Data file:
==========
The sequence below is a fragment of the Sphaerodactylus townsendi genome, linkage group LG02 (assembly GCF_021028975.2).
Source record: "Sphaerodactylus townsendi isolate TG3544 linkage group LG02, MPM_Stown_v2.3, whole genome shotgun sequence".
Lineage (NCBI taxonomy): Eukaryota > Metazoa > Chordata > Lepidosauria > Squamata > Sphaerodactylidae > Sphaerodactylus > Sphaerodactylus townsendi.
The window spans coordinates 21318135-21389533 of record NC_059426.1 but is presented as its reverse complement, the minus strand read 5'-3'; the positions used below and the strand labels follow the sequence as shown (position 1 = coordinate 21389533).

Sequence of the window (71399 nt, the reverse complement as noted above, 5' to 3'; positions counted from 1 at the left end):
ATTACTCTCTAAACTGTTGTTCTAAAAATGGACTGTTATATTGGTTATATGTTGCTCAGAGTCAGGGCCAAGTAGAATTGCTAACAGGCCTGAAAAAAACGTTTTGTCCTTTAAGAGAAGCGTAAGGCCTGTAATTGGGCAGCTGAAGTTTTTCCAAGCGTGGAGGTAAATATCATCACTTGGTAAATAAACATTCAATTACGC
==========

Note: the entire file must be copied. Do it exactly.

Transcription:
The sequence below is a fragment of the Sphaerodactylus townsendi genome, linkage group LG02 (assembly GCF_021028975.2).
Source record: "Sphaerodactylus townsendi isolate TG3544 linkage group LG02, MPM_Stown_v2.3, whole genome shotgun sequence".
Lineage (NCBI taxonomy): Eukaryota > Metazoa > Chordata > Lepidosauria > Squamata > Sphaerodactylidae > Sphaerodactylus > Sphaerodactylus townsendi.
The window spans coordinates 21318135-21389533 of record NC_059426.1 but is presented as its reverse complement, the minus strand read 5'-3'; the positions used below and the strand labels follow the sequence as shown (position 1 = coordinate 21389533).

Sequence of the window (71399 nt, the reverse complement as noted above, 5' to 3'; positions counted from 1 at the left end):
ATTACTCTCTAAACTGTTGTTCTAAAAATGGACTGTTATATTGGTTATATGTTGCTCAGAGTCAGGGCCAAGTAGAATTGCTAACAGGCCTGAAAAAAACGTTTTGTCCTTTAAGAGAAGCGTAAGGCCTGTAATTGGGCAGCTGAAGTTTTTCCAAGCGTGGAGGTAAATATCATCACTTGGTAAATAAACATTCAATTACGC